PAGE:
GIANT SLIDING INGUINAL HERNIA CONTAINING STOMACH TREATED WITH SIMPLE REPAIR: A CASE REPORT AND LITERATURE REVIEW
Tyler Davis DO, Giri Movva, Lutfi Barghuthi MD, Mohamed Abdelgawad MD, Hishaam Ismael MD
Presenter: Tyler Davis, DO, The University of Texas Health Science Center at Tyler
Introduction/Objective: Abdominal wall hernias are extremely common with an estimated prevalence of 1.7% of all ages, 75% of which being inguinal in nature. If left untreated, a simple inguinal hernia can develop into a giant inguinal hernia. This rare presentation is defined as an inguinal hernia that extends below the midpoint of the inner thigh when the patient is in the standing position or an anteroposterior diameter of at least 30cm or a laterolateral diameter of about 50cm with non-reducibility for more than 10 years. Hernia contents can range from isolated peritoneal fat and bowel to more extreme cases which include stomach, ovaries, bladder, and kidneys. Surgical management can be challenging due to numerous associated complications. Though several repair techniques have been suggested in published case reports, no single treatment has been adopted as the standard approach to dealing with this unusual disease.
Case Presentation: This patient is a 77-year-old male with uncontrolled diabetes and giant left sided inguinal hernia initially presenting for intractable nausea, vomiting, hypotension, hypothermia, and lactic acidosis associated with gastric outlet obstruction. Patient was adequately resuscitated, and a nasogastric tube (NGT) was placed with immediate output of 3 liters. Initial CT showed massive enlargement and obstruction of the fluid-filled stomach extending to a large left inguinal hernia measuring 14.6 x 19.5 cm with a 6.2 cm defect that contains loops of small bowel and colon. Due to failure of non-operative management with two recurrences of gastric outlet obstruction, the decision for operative management was made.Using a generous left inguinal incision, the patient underwent inguinal hernia repair with mesh. Intraoperative examination revealed the left testicle to be mildly atrophic (likely due to age) but attached to the scrotal wall with intact blood supply, thus orchiectomy was not performed. The hernia sac was not violated and the hernia was reduced with no additional incisions or debulking required. The inguinal floor was reinforced by two meshes in a Lichtenstein tension-free fashion. The patient tolerated the procedure well with no post-operative complications.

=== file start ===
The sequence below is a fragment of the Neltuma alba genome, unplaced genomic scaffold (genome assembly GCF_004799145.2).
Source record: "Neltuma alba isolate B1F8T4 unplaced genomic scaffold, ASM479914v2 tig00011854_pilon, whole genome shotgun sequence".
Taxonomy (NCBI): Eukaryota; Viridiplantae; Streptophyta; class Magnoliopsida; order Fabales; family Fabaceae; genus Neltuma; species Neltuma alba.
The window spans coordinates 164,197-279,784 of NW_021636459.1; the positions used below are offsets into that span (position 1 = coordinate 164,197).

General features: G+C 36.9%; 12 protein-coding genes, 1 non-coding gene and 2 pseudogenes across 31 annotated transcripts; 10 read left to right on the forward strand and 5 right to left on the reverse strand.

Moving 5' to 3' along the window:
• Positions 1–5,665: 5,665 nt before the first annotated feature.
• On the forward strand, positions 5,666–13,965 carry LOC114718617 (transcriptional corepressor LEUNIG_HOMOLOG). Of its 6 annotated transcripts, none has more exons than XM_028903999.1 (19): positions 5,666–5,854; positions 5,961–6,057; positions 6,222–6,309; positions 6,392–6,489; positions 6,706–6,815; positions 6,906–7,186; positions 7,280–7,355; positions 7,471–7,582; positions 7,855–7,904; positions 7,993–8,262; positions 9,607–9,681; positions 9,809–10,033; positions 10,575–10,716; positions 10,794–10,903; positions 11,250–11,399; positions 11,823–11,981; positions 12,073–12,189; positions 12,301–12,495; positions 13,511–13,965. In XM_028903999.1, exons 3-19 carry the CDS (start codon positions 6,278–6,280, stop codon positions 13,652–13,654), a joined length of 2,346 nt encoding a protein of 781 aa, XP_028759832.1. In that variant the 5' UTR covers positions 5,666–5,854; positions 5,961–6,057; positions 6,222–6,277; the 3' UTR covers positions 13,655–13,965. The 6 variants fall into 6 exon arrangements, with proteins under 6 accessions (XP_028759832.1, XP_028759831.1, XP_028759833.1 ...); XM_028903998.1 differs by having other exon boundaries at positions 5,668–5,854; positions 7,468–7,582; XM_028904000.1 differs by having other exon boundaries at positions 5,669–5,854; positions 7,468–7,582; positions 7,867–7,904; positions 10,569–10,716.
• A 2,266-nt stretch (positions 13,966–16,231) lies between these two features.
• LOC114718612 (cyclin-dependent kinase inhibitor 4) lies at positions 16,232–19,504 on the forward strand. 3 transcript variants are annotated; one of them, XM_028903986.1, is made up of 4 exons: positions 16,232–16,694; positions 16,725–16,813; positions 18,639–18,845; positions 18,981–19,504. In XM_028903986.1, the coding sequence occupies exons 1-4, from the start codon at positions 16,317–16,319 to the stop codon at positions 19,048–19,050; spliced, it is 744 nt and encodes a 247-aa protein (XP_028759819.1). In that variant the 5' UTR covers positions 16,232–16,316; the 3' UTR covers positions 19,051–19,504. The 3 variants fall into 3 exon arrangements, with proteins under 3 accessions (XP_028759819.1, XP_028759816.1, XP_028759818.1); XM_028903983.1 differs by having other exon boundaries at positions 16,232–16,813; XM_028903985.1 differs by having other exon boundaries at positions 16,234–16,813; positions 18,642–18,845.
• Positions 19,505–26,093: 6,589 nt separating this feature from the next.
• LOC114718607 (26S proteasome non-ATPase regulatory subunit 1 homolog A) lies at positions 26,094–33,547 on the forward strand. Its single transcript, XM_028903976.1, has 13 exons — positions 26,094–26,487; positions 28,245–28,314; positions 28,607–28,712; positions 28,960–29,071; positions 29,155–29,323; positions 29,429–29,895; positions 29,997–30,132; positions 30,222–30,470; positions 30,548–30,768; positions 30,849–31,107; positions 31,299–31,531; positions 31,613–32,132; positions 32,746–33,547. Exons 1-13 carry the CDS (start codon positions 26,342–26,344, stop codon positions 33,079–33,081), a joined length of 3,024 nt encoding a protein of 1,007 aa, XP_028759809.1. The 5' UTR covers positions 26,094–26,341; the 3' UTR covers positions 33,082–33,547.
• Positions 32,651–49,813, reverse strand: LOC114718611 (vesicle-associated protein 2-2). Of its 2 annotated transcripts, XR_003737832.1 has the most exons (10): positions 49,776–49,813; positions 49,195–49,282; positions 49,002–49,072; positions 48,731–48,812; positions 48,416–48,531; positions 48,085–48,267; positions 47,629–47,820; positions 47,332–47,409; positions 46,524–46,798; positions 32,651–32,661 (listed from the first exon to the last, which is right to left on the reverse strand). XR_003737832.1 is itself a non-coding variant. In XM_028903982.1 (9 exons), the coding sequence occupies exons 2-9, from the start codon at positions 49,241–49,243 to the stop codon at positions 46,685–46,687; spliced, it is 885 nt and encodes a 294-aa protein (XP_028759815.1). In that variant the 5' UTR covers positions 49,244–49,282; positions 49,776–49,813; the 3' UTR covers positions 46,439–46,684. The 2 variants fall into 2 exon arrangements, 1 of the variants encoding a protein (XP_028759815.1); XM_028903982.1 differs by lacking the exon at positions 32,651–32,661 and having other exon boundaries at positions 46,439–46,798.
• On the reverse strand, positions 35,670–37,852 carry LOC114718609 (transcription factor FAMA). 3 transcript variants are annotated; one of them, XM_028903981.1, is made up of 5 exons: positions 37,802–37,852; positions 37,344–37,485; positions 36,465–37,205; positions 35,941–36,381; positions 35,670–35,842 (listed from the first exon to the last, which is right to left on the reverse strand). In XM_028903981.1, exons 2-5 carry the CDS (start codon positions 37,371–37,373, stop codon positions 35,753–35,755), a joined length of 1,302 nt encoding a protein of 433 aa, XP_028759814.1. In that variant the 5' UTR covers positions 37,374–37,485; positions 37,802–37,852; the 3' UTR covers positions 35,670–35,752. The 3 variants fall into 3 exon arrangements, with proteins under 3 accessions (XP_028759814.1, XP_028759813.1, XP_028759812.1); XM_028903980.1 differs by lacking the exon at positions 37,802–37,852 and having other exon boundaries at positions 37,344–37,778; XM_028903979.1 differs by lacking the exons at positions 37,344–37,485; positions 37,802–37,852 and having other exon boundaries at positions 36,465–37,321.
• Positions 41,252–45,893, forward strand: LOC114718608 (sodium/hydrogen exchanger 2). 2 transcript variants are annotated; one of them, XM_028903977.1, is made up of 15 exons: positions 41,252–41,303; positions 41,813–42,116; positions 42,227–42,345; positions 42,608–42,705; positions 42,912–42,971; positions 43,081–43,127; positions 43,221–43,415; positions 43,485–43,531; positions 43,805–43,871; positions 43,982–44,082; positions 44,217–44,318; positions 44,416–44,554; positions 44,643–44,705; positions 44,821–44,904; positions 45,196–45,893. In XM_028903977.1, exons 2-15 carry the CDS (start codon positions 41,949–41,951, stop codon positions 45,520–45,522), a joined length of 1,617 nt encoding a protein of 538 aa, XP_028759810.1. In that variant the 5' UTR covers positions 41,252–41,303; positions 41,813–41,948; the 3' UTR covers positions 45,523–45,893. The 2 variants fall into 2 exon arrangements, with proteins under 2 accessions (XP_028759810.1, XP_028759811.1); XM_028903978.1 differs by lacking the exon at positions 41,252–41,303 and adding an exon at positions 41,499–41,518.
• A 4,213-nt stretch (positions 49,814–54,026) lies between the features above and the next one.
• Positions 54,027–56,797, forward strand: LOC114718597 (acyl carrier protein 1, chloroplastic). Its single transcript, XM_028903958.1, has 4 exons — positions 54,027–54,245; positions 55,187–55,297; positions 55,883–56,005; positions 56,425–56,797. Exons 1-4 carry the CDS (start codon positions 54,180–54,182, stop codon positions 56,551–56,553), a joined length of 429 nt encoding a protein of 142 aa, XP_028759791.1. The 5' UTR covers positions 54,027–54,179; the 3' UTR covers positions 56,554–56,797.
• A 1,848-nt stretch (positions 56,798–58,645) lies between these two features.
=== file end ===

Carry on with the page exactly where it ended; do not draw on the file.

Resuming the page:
Discussion: Literature review of 11 cases from 2008 to 2019 revealed 63.6% (7/11) only required a standard inguinal transverse incision with the remaining required addition of an open transabdominal approach. Roughly half of the cases required debulking to aid in reduction of the hernia. By far, the most common hernia repair technique was the Lichtenstein’s tension free repair.
Conclusion: Surgical repair of giant inguinal hernias can be challenging and is associated with a variety of complications. Various modalities have been described to assist in hernia reduction including debulking. Although the Lichtenstein’s tension free repair seemed to be the most common technique (utilized in this case), no single treatment has been adopted as the standard approach to managing this uncommon presentation.
- ePoster #1| Adrenal pseudocyst: Case report and review of literature
- ePoster #2 | Clinical Science | Colorectal Surgery
- ePoster #3 | Clinical Science | General Surgery
- ePoster #4 | Clinical Science | General Surgery
- ePoster #5 | Clinical Science | General Surgery
- ePoster #6 | Clinical Science | General Surgery
- Abstract #7 | Clinical Science | Bariatric Surgery
- ePoster #8 | Clinical Science | General Surgery
- ePoster #9 | Clinical Science | General Surgery
- ePoster #10 | Clinical Science | General Surgery
- ePoster #11 | Clinical Science | General Surgery
- ePoster #12 | Clinical Science | Neurosurgical Wound
- ePoster #13 | Clinical Science | Pediatric Surgery
- ePoster #14 | Clinical Science | Surgical Infections
- ePoster #15 | Clinical Science | Surgical Oncology
- ePoster #16 | Clinical Science | Surgical Oncology
- ePoster #17 | Clinical Science | Surgical Oncology
- ePoster #18 | Clinical Science | Surgical Oncology
- ePoster #19 | Clinical Science | Surgical Oncology
- ePoster #20 | Clinical Science | Trauma
- ePoster #21 | Clinical Science | Trauma
- ePoster #22 | Clinical Science | Trauma